Remember that your little one has sleep requirements based upon her age – an example is that most young children need about 11 hours of night sleep. Do a little math based upon her usual wake time and see where that lands you. I bet it hovers around 7:30pm give or take a bit. My biggest tip is to remain optimistic – the time change often affects us adults, too! But you will persevere – until Spring, when we get to do this all over again. And, if you need my help, let’s connect and find the package that is the best fit for you!

Amy Douglas is a Certified Sleep Consultant at Baby Sleep Central. Recently named as one of the Best Sleep Consultants in the United States, Douglas works with parents of children from Birth – Age 6. Help your baby, toddler, or child sleep more independently, starting tonight.

 

Baby Central, Kid Central, Toddler Central

DIY Toddler Bookshelf – Your Child Will Fall in Love with This Reading Nook

I am the first to admit, I am not a DIY type of Momma. Don’t get me wrong, I try. I am known for going overboard on the purchase of materials, only for it to end up disastrous. Oh, and the surplus of products I bought? Those end up being donated. Every. Single. Time.

But, my husband on the other hand – he is quite creative and handy. When he gets an idea in his head, there is no turning back. The difference is that he can create a near masterpiece out of nothing! He made my son his own magnetic chalkboard when the one he envisioned in his head was not found in the stores. The same can be said with his amazing toddler bookshelf he made a few years back.

IMG_0973

 

This was Pinterest inspired, that much I remember. When he told me he wanted to make my baby a bookshelf out of rain gutters, I am near certain I shot him a glare. Even the photos online looked a bit harsh and industrial – super cool, but would not flow with the rest of our decor. Nonetheless, he had a vision, and by golly, it was going to work. With the help of my father, who was happy to insert himself into a project for the “grandbaby”, off to Lowes they went. For plastic rain gutters.

He brought home an off-white, 10 feet long beam, and I was feeling a tad concerned. He was not! After sawing the gutter into thirds, he then capped the ends. These caps were sold right next to the plastic gutters at the department store. I personally wanted to share that, because I know nothing about the exterior of our house, or that maintenance (these are my confessions).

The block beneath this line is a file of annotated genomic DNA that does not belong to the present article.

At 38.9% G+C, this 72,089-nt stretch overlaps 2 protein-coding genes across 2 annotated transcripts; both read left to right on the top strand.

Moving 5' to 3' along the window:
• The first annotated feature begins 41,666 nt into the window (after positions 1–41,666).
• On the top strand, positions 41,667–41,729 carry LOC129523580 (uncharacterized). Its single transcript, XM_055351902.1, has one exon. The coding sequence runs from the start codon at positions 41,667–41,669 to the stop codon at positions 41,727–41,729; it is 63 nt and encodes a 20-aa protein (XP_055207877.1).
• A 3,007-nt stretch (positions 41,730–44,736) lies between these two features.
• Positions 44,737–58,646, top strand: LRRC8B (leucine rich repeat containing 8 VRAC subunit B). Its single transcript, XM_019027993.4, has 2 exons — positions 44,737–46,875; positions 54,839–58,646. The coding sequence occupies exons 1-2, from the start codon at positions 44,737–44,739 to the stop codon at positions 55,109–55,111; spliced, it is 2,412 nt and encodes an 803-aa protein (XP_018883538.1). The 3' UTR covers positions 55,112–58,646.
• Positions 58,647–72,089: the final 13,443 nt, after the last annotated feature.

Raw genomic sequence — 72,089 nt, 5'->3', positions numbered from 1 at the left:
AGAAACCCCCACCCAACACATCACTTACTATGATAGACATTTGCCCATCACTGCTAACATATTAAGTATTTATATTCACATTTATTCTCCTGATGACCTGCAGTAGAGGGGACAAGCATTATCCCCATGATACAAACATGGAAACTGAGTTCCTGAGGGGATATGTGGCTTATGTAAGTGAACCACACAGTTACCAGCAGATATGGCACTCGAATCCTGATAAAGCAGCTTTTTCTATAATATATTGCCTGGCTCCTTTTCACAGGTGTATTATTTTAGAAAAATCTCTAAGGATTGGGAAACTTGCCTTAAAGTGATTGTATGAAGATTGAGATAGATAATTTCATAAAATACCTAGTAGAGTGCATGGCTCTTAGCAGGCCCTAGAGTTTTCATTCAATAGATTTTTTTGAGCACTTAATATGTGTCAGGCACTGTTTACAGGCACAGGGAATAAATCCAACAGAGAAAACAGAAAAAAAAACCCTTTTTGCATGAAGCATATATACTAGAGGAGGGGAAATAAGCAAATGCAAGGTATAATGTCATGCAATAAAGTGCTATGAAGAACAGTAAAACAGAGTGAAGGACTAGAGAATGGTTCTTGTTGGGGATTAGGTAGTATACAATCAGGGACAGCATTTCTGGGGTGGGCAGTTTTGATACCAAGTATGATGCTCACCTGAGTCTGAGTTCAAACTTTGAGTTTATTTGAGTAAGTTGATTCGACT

After finding the studs in the wall, the rest is history. They hold a lot of books, and this is a recent picture, but we have been rocking these for over 3 years now. It is interesting to see how my pictures over the years have evolved from baby board books to those of particular interest. We rounded out the space with an oversized chair and a monkey pillow for the youngest so they would feel inclined to hang out and read more! Do you have a reading nook in your house?

Amy Douglas is a Certified Sleep Consultant at Baby Sleep Central. Recently named as one of the Best Sleep Consultants in the United States, Douglas works with parents of children from Birth – Age 6. Help your baby, toddler, or child sleep more independently, starting tonight.

 

Baby Central

The 4 Month Sleep Regression – How Does it Happen?

Picture it with me: your baby is a mere 12 weeks and you are just amazed at well she is suddenly sleeping. You think to yourself, “Thank goodness, we are in the clear. I think I can deal with just one night feed a night. I feel so blessed and lucky”! Then, before you know it: BAM! Your baby is now waking 5-6 times a night with no warning that anything could be amiss! You have tried everything and cannot understand where your baby’s sleep took a wrong turn. Things were going so great.

Photo Apr 10, 9 00 06 PM

Ah, the 4-month sleep regression paints this same picture throughout many households. Just about the time you’ve acclimated to less sleep with a new baby, your little one throws quite the curveball and decides she can go the entire night without much sleep at all! While it may seem that way, it’s likely the result of your little one’s system attempting to make some major changes. Spun in a positive light: your baby is growing, and doing so appropriately. Before, baby’s sleep was just that – baby sleep. Now, your 4-month-old is more alert, with newfound hormones at play, plus is experiencing sleep cycling for the very first time. This means that your baby is waking approximately every 35-50 minutes, transitioning from deep sleep to light sleep, and back again all through the night.